Caregiving in the midst of an uprising

The protests against police brutality and systemic racial inequality may feel unrelated to caregiving. However, care work and disability are intrinsically connected to race and class.

It's most obvious in the way black and immigrant women have been funneled by market conditions and government programs into low paying, precarious, physically and emotionally demanding care work jobs.

It's also apparent in the ways people with disabilities are more likely to be injured or killed at the hands of police. People who struggle to communicate and comply with orders can be misunderstood to be dangerous. When police serve as first responders those misunderstandings can be deadly.

People of color are more likely to be disabled and require caregivers. People of color are more likely to work as professional caregivers in roles like PCAs and home health aides. Yet caregiving organizations (like ours) are predominantly led by white women (like me) and serve far more white women than any other demographic. If caregivers are the invisible patients, BIPOC caregivers are doubly invisible.

It's commonly said that people of color from 'traditional' communities don't put their family in care homes or hire help. That's not necessarily because they want to provide all the care themselves without support, but because their options for support are so limited. Care homes may have no one who speaks their language or serves their food, they may fear discrimination, and they may not be able to access support at all. Caregiver support programs may intend to be open to all without actually being welcoming to or inclusive of BIPOC.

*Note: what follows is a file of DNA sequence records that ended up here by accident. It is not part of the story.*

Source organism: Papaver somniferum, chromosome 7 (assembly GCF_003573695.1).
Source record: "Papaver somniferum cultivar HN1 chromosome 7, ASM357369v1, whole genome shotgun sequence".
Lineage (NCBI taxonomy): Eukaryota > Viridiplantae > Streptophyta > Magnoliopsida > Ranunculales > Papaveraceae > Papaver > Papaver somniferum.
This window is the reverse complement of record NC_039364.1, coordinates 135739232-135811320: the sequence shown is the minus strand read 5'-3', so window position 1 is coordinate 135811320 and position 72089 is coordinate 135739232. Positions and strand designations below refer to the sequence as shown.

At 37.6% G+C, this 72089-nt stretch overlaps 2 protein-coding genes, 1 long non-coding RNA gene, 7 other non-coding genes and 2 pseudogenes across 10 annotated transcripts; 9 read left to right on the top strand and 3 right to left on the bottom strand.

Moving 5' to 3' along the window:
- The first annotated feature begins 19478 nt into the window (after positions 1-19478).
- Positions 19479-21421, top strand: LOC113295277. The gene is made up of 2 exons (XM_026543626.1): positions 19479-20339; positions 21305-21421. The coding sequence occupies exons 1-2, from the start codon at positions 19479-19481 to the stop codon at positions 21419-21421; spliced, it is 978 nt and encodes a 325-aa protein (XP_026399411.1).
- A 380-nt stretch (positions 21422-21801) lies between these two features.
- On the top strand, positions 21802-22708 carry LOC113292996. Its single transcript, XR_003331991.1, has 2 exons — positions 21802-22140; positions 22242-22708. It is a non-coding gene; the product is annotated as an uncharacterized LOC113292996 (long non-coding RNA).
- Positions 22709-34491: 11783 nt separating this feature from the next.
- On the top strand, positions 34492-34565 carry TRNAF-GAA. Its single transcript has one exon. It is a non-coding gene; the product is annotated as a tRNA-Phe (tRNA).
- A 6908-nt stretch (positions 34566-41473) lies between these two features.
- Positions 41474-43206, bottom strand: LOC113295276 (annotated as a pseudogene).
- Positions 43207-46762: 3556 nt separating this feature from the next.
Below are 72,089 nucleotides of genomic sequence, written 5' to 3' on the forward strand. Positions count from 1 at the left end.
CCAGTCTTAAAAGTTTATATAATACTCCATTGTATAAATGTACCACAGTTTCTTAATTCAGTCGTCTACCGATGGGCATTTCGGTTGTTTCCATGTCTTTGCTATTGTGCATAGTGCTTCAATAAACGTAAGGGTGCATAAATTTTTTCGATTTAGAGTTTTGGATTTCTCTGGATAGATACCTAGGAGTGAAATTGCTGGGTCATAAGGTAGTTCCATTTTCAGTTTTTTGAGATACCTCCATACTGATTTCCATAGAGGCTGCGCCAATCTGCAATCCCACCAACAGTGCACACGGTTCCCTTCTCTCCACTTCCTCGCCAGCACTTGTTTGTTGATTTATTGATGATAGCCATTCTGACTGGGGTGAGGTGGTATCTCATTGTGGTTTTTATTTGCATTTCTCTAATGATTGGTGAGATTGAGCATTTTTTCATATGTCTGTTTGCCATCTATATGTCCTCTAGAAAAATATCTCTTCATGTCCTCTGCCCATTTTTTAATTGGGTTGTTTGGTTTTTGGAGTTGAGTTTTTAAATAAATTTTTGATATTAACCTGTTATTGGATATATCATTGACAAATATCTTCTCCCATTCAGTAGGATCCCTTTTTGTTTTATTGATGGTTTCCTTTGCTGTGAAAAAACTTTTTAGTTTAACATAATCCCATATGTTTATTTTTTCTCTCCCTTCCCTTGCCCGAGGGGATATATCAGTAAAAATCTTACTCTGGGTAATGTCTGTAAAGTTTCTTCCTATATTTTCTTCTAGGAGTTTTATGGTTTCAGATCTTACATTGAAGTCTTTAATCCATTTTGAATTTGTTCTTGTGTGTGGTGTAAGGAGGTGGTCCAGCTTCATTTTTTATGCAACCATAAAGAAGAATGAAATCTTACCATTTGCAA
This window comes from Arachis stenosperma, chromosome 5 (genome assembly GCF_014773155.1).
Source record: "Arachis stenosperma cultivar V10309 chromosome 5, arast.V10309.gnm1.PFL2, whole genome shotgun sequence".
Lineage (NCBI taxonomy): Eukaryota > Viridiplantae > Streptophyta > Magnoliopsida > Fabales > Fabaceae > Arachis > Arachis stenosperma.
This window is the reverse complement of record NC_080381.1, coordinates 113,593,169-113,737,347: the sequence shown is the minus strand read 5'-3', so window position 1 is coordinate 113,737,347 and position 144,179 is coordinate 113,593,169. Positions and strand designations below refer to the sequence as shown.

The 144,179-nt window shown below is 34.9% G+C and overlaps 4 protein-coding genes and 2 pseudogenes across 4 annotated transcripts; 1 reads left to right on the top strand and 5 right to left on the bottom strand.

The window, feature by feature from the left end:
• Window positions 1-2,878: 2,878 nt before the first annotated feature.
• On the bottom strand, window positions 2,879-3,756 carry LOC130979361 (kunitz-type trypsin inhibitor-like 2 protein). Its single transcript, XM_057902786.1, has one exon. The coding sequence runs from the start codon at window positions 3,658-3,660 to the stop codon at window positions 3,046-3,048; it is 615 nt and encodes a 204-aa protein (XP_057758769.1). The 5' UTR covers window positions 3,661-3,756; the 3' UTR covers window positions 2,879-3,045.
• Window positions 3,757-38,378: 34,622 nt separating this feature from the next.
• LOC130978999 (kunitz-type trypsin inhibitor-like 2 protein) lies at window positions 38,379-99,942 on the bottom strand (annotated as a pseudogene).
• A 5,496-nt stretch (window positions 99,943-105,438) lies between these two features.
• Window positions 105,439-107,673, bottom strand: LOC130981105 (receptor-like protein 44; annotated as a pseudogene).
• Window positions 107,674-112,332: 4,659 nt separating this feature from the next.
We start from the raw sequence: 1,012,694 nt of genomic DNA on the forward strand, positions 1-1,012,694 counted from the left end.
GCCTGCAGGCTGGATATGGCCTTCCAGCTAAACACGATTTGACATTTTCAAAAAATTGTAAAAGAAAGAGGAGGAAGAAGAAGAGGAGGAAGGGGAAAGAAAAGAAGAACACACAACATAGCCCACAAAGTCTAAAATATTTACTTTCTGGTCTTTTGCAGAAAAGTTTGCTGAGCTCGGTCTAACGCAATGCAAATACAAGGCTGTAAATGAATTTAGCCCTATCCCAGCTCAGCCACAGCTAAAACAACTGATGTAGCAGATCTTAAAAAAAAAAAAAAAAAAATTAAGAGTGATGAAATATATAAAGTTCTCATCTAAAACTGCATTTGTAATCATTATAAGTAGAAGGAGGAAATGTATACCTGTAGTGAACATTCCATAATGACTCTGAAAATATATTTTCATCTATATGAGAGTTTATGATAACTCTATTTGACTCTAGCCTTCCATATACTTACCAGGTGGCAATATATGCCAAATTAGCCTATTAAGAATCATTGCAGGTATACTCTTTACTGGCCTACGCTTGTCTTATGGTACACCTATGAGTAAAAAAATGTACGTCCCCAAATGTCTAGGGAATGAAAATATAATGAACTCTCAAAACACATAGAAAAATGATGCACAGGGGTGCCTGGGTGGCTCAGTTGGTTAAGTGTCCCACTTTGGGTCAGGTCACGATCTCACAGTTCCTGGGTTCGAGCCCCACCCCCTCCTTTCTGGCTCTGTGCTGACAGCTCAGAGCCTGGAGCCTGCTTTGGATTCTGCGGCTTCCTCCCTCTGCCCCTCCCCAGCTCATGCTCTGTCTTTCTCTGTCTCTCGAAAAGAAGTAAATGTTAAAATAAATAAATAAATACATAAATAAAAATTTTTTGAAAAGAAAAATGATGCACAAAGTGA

Systemic inequality goes beyond notions of heroes and bad apples. Incidents of police brutality caught on video may be easy to point to, but social justice is about more than just the actions of the police. When our laws and policies are unjust, there is no opting out of their impact or our role in it.

PS. Sometimes putting yourself in physical danger is better than remaining in spiritual danger. It may be tough watching people who are choosing not to #stayhome, but they are doing it because they believe they are doing essential work. Protesters and the police are out there willing to put their lives on the line for what they believe in.

PPS. I got a message the other week saying that by advocating for the right of disabled people to access medical care we're discriminating against young, healthy people. That the messaging that #nobodyisdisposable is ridiculous because everyone should be treated equally.

My initial response was LOL WUT

Who reads "chronically ill people deserve life and care" and is like "wow, I find that idea personally offensive and I'm going to message them to let them know they're wrong!"?

But I keep thinking about it. What did she mean?

I can't ask because she blocked me after she sent the message. For what it's worth, she is not a young, healthy person. I am, but I don't think she was concerned about my personal ability to access care.